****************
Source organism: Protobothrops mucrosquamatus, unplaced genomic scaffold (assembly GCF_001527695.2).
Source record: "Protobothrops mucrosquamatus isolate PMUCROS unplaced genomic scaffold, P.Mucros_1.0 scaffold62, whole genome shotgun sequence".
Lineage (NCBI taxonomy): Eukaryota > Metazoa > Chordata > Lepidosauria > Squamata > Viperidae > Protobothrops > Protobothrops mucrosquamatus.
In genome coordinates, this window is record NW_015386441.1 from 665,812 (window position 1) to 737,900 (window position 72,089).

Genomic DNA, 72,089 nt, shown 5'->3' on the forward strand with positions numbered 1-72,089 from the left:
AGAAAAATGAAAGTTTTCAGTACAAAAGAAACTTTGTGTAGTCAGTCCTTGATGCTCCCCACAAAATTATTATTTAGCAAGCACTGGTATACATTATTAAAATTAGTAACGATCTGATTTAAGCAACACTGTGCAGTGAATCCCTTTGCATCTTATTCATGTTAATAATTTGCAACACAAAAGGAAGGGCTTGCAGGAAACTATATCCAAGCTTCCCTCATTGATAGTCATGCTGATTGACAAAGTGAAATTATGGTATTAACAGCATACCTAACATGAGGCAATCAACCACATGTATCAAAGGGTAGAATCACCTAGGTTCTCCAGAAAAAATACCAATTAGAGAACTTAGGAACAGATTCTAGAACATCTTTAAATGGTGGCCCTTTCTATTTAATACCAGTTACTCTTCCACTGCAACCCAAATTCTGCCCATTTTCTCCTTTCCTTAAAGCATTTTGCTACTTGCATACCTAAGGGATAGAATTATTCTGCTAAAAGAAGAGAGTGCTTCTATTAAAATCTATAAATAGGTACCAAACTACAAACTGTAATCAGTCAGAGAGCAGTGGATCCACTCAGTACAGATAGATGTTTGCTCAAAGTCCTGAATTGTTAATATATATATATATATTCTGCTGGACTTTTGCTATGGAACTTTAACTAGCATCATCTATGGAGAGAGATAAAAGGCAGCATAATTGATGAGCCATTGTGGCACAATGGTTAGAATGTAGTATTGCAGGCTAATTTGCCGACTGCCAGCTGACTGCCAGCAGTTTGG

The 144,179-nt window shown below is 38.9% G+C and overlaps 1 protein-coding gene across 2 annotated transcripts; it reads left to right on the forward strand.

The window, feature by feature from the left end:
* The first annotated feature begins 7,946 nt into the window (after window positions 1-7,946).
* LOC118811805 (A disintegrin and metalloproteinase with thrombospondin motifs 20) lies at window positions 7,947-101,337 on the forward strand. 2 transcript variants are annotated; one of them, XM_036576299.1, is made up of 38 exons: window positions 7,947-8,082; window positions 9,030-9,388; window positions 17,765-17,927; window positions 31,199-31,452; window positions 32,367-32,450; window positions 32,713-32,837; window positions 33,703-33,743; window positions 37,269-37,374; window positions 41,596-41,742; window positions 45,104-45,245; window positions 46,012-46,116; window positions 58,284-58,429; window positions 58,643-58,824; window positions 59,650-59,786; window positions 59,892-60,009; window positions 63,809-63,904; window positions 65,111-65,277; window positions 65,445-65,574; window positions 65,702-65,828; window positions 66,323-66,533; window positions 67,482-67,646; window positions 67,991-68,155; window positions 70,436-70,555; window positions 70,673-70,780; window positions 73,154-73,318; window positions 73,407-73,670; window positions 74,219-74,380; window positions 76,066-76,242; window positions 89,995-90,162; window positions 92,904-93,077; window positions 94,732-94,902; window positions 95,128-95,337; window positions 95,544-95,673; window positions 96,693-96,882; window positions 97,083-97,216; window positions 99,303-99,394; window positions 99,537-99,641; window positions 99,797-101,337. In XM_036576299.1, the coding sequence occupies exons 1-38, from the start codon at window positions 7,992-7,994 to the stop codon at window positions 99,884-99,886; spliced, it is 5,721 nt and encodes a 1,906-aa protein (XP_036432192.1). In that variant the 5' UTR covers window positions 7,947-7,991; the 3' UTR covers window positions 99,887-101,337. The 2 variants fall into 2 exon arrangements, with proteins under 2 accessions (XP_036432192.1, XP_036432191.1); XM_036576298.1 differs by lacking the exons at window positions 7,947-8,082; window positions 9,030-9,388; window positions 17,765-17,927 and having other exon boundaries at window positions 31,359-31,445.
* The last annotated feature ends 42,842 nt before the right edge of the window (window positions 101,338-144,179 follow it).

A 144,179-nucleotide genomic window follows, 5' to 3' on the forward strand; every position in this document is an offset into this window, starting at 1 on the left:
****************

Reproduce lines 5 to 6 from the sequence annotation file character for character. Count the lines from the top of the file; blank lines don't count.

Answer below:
Genomic DNA, 72,089 nt, shown 5'->3' on the forward strand with positions numbered 1-72,089 from the left:
AGAAAAATGAAAGTTTTCAGTACAAAAGAAACTTTGTGTAGTCAGTCCTTGATGCTCCCCACAAAATTATTATTTAGCAAGCACTGGTATACATTATTAAAATTAGTAACGATCTGATTTAAGCAACACTGTGCAGTGAATCCCTTTGCATCTTATTCATGTTAATAATTTGCAACACAAAAGGAAGGGCTTGCAGGAAACTATATCCAAGCTTCCCTCATTGATAGTCATGCTGATTGACAAAGTGAAATTATGGTATTAACAGCATACCTAACATGAGGCAATCAACCACATGTATCAAAGGGTAGAATCACCTAGGTTCTCCAGAAAAAATACCAATTAGAGAACTTAGGAACAGATTCTAGAACATCTTTAAATGGTGGCCCTTTCTATTTAATACCAGTTACTCTTCCACTGCAACCCAAATTCTGCCCATTTTCTCCTTTCCTTAAAGCATTTTGCTACTTGCATACCTAAGGGATAGAATTATTCTGCTAAAAGAAGAGAGTGCTTCTATTAAAATCTATAAATAGGTACCAAACTACAAACTGTAATCAGTCAGAGAGCAGTGGATCCACTCAGTACAGATAGATGTTTGCTCAAAGTCCTGAATTGTTAATATATATATATATATTCTGCTGGACTTTTGCTATGGAACTTTAACTAGCATCATCTATGGAGAGAGATAAAAGGCAGCATAATTGATGAGCCATTGTGGCACAATGGTTAGAATGTAGTATTGCAGGCTAATTTGCCGACTGCCAGCTGACTGCCAGCAGTTTGG